All the World’s a Stage: Shakespeare and Goffman

Erving Goffman believed in social interactionism, in the concepts of micro-interactions. According to Goffman’s dramaturgic theory, social life is a theatrical performance in which we are all actors on metaphysical stages with roles, scripts, costumes, and sets. He suggests that depending on our surroundings and what our concepts are of them, we act differently. Just like how behavior when around elderly people can be extremely different from behavior when around peers. Goffman’s theory reminded me of something written a long time ago. In Shakespeare’s play, As You Like It, the character Jaques performs a monologue about the different parts of a man’s life. 

“All the world’s a stage, And all the men and women merely players; They have their exits and their entrances, And one man in his time plays many parts, His acts being seven ages.” –As You Like It, Act II, Scene VII


The words seem similar to Goffman’s idea. People are actors that play specific parts in their lives, whether it is when they are a child or when they are an adult. Shakespeare suggested that people do not continue to remain the same as they grow older. We are constantly evolving, though perhaps in more than just “seven ages”.

This can be seen clearly in young adults. For the first time, they are truly beginning to find themselves, rather than live with their parent’s influence. When around their parents, for the most part, young adults are respectful. They attempt to avoid cursing, put on a mask of obedience. However, when around their friends, these same young adults may become more vulgar and unfiltered. They may drink or do drugs (two highly discouraged acts in their parents’ eyes) because they are in a different setting with different characters and different props.

What makes this concept fascinating is the idea that society truly shapes us. The dramaturgic theory is clear in its attempt to emphasize that we are never truly ourselves as long as we are around other people. This leads me to wonder, if we consistently put on new mask depending on the environment around us and its contents, then how can we find our own identity. While isolation is typically seen as a more negative part of life, maybe it is sometimes necessary in order to gain a better idea of our self. So what can we do to find the balance between our masks and the identity we form alone?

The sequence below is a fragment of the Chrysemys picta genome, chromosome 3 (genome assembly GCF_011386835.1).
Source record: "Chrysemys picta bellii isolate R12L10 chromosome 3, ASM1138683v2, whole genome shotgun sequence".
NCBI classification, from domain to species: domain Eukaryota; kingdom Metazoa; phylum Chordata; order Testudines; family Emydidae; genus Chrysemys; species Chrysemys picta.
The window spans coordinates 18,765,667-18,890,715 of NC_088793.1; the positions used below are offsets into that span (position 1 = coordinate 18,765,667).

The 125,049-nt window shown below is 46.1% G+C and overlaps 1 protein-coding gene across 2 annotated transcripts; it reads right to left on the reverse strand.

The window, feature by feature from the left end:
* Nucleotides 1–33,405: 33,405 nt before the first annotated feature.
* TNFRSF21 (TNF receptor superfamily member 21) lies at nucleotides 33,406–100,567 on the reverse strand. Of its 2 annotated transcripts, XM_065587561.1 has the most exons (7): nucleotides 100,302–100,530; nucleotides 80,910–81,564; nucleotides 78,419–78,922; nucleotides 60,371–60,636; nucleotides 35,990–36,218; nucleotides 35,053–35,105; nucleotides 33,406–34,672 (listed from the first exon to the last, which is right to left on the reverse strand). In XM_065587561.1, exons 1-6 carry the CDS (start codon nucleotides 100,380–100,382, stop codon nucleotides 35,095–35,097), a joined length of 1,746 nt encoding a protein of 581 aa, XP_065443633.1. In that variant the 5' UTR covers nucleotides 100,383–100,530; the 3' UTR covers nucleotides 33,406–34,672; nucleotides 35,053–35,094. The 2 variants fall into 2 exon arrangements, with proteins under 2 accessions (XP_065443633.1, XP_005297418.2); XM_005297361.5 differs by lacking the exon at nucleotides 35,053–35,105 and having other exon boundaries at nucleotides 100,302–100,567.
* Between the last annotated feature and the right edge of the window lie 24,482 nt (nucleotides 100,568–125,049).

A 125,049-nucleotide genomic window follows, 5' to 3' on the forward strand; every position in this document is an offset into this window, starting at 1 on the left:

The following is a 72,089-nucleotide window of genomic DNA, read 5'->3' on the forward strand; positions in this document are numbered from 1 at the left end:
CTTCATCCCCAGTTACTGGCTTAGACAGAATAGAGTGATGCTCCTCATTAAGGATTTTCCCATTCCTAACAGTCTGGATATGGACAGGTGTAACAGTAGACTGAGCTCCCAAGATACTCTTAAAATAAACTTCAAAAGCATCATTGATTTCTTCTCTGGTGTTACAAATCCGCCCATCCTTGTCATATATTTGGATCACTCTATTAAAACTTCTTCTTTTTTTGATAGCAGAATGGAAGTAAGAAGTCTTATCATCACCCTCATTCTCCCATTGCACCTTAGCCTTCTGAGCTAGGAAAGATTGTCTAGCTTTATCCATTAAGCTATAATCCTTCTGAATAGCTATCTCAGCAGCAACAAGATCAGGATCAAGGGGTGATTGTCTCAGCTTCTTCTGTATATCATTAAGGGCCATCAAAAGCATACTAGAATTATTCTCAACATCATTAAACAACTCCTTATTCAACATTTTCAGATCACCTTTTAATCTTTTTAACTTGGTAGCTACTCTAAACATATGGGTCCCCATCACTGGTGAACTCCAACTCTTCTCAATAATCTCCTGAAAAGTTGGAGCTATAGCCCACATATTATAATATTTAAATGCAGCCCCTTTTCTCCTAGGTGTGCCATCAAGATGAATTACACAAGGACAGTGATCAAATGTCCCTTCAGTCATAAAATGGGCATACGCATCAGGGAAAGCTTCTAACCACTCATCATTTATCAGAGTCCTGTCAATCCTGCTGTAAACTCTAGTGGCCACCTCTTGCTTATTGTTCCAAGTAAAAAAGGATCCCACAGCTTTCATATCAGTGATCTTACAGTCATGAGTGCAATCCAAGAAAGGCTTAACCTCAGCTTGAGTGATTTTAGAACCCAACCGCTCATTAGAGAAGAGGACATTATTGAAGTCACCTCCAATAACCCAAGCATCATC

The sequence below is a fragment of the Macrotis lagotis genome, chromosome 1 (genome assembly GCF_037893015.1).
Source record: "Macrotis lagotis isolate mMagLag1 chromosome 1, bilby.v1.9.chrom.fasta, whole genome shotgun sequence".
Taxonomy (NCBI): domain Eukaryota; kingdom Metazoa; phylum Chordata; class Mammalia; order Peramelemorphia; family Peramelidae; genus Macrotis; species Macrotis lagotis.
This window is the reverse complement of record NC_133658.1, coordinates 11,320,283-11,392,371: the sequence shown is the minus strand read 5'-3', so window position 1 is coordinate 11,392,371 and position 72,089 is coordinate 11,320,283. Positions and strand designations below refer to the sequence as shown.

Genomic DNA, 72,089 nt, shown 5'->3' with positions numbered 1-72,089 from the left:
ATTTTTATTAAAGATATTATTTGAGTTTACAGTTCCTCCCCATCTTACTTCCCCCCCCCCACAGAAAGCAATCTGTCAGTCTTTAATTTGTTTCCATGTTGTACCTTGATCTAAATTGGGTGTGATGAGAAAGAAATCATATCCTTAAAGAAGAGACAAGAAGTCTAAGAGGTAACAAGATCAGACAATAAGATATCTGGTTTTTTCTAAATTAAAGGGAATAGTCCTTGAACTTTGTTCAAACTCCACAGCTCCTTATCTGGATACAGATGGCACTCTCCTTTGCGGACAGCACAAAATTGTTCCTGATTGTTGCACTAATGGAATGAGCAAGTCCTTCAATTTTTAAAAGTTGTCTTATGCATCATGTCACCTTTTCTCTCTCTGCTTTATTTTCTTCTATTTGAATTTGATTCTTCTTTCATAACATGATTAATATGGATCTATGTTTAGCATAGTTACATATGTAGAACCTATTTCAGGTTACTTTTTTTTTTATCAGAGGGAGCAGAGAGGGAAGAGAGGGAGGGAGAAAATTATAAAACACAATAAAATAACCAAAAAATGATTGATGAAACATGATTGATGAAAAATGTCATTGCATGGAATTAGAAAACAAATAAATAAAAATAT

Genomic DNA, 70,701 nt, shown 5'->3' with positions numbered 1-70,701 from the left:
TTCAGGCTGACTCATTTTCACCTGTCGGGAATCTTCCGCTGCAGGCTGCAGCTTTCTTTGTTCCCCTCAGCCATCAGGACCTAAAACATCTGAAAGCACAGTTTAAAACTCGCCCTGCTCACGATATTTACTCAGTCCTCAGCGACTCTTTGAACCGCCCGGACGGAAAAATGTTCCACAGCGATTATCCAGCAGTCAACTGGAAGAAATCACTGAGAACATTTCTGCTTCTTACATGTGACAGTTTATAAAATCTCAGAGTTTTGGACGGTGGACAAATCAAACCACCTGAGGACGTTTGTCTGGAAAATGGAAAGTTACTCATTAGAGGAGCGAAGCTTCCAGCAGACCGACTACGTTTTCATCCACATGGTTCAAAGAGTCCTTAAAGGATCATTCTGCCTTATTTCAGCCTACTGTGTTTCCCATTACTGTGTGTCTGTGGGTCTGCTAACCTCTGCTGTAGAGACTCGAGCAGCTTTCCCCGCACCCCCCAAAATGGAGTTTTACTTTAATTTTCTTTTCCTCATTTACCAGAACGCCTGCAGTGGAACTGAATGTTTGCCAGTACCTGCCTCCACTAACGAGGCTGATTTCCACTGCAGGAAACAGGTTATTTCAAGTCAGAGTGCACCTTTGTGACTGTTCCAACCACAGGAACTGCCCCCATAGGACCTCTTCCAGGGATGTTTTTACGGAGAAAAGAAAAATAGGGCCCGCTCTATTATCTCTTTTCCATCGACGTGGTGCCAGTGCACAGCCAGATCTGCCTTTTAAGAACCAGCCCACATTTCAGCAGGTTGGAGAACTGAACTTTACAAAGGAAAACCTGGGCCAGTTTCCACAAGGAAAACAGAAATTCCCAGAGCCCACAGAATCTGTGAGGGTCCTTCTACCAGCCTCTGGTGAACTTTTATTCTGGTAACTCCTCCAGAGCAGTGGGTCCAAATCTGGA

Why Is the Word Normal Used In the Wrong Context?

Normal is a very generalized word. It is defined in the dictionary as “according with, constituting, or not deviating from a norm, rule, or principle”, but if norms differ from place to place, and from person to person, this definition does nothing to explain exactly what normal is in general, especially considering that it is usually used incorrectly in a broad context. We label things as “strange” or “weird”, yet we can be seen as just as strange or weird because there is no norm that encompasses all of us. Our differences define us, but they also separate us, because we feel comfortable with normal, yet we often do not acknowledge that normal is not the same everywhere.

Social norms are unspoken. They are silent rules and regulations that govern our behaviors, habits that we have learned through observation and interaction with society from a young age. I know that personally my actions can often conform to the standard of the group, even if I am unaware that I am doing so. My life seems “normal” to me, even though from the viewpoint of someone who is not part of the culture and society that shaped me, I am a radical change from their concept of normal.

An example of this that comes to mind for me is a close friend of mine. In my junior year of high school, I met a girl who was new to California. She had moved from Utah, near the center of Mormon activity. Most of her friends were Mormon, and she was as well. It was fascinating the way our perspectives differed. I was completely unique (and apparently a heathen) according to her friends still in Utah, but here in California I was blissfully average. My personality, my clothing, my religion, and more all contrasted with what she was used to, since I had observed and learned from a different environment growing up. Furthermore, as she spent more time in California interacting with these different sets of group standards, she began to change. She used different slang, wore different clothing, lost her Mormon faith, and even came out as lesbian because her new environment encouraged her sexuality compared to a hometown that had suppressed it. My normal became her normal, because we were both part of Southern California’s in-group.